Saturday, July 1, 2017

Not quite the way it was

Ken Burns returns to take on Vietnam – 'a war we have consciously ignored'

The war in south-east Asia is now the subject of an epic 10-part, 18-hour series by Ken Burns and Lynn Novick.

. . . .

The origins of the conflict are now somewhat foggy in collective memory. 

A 1954 ceasefire agreement partitioned Vietnam into a communist north and anti-communist south. 

Trapped in the logic of the cold war, the US backed a series of corrupt regimes against the communist-led Vietcong in the south and their allies in the north who sought to reunite the country.

In 1965, President Lyndon Johnson sent in thousands of air and ground forces in what was initially a popular move. 

But as the draft expanded and casualties mounted, public opinion turned against him and anti-war protests erupted against a backdrop of social unrest, racial discord and assassinations.

Bill Zimmerman, an anti-war activist, tells the documentary: “People who supported the war were fond of saying, ‘My country, right or wrong,’ [but protesters didn’t] want to live in a country that we’re going to support whether it’s right or wrong. So we began an era where two groups of Americans, both thinking that they were acting patriotically, went to war with each other.”

I thought then and think now that, for the Vietnamese themselves, better a corrupt regime than a red one.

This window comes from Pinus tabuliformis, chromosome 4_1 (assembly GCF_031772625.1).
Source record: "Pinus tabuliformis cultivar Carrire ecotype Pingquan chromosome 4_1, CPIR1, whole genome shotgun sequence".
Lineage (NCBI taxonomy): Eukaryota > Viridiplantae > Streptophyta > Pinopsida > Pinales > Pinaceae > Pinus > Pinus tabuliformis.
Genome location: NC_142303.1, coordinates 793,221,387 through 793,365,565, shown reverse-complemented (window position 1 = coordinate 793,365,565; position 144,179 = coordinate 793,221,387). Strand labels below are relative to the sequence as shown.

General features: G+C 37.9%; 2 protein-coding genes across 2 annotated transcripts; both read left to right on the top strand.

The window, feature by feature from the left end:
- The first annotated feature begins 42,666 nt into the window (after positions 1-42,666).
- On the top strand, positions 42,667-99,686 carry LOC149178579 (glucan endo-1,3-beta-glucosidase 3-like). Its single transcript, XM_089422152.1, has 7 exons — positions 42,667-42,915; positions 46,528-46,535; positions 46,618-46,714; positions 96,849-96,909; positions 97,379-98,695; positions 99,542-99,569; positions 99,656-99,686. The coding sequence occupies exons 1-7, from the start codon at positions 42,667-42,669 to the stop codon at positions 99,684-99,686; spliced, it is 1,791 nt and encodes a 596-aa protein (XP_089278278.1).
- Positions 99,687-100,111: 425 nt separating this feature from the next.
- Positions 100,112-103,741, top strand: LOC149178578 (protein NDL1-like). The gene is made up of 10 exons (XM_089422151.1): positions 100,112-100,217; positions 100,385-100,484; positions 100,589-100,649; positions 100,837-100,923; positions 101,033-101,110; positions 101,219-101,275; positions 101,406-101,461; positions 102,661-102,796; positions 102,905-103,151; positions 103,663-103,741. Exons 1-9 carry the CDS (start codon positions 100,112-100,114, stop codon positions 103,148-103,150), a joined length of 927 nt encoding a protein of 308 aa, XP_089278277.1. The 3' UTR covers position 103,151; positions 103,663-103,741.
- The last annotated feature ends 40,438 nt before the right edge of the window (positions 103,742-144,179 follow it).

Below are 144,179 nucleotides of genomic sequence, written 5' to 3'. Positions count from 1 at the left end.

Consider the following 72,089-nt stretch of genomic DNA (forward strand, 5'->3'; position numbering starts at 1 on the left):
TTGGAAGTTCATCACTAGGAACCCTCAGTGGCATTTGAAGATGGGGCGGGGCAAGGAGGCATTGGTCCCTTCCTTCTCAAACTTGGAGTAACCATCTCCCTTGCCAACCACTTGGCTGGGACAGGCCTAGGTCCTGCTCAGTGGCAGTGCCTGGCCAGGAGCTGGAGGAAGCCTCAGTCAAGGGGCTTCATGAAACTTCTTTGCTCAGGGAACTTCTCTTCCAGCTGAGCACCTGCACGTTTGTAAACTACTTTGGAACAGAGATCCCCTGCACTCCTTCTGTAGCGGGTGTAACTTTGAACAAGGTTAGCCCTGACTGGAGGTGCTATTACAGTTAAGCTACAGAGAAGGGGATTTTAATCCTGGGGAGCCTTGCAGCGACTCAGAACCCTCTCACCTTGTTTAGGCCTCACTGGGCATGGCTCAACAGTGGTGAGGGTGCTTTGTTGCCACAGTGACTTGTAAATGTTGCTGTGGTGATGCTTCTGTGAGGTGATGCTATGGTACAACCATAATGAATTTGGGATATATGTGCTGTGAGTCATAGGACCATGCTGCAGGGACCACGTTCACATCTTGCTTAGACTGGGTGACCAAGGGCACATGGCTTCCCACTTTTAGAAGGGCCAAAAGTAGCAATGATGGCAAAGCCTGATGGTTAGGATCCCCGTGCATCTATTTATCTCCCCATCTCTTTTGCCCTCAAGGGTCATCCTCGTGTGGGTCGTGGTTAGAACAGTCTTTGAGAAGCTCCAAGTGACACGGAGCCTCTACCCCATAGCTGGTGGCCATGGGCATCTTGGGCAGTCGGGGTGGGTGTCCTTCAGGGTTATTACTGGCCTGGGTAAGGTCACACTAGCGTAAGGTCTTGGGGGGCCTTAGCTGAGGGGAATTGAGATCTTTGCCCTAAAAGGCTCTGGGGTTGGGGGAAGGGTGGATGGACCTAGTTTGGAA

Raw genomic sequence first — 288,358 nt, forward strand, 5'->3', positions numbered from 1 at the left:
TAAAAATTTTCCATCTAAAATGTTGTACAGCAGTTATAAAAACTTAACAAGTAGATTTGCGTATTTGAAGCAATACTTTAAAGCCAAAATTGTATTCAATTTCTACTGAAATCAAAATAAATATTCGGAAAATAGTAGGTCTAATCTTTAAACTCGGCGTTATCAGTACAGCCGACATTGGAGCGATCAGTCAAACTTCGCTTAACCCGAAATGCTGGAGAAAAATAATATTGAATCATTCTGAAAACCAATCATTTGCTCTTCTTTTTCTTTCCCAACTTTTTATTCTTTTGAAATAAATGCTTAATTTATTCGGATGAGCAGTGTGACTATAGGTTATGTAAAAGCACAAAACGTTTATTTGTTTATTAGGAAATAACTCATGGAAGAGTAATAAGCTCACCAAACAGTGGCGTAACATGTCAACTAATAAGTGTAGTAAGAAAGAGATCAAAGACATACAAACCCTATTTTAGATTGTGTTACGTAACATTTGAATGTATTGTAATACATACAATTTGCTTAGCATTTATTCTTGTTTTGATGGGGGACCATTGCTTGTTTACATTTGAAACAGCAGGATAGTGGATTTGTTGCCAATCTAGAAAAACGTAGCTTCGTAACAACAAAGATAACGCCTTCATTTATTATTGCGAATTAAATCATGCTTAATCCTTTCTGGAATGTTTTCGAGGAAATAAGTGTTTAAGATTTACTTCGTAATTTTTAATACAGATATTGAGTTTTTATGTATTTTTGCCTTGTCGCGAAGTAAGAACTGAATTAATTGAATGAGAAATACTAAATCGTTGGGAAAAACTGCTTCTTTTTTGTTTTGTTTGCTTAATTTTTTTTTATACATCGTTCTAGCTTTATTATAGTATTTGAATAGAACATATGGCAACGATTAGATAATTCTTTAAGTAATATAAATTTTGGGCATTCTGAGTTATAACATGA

Come to that, the Vietnamese were better off under the French than under the reds.

And Zimmerman is as delusional now as the organizers of the anti-war movement were at the time.

The hundreds of thousands who marched against the war were far from pro-communist or even anti-war.

They - we - were anti-draft, as became clear when the movement dried up and blew away as soon as the US government stopped using draftees.

They - we - were like Dick Cheney and most of the draft dodgers of the day.

We had other priorities.

As it happened, I ended up serving with the least bold of the draft dodgers with the Army Security Agency for three years.

And as I have written before, I think the US leadership, plutocrats and capitalists dominated by arrogance, terror, and hate in the van, drew our Cold War perimeter way further out than necessary with their "bear any burden, pay any price" nonsense and their blatant lie, all the more shocking for that, that there was nowhere so far away and insignificant that it was not of vital importance - "existential importance" as the liars and fools say now - to America that it not be communist.

It was totally unconvincing from the start that the US would be imperiled in the least way by Ho Chi Minh's successful unification of Vietnam under his communist rule.

The falling dominoes were not even going to include, much less get beyond, all of Southeast Asia.

True, it was also quite clear a communist victory would not be the best outcome for the Vietnamese of the South, any more than Ho's victory over the French had been best for those of the North.

But that was a war that, just as LBJ said early on, should have been fought by Asian boys and not Americans.

Too bad he didn't mean it when he said it.

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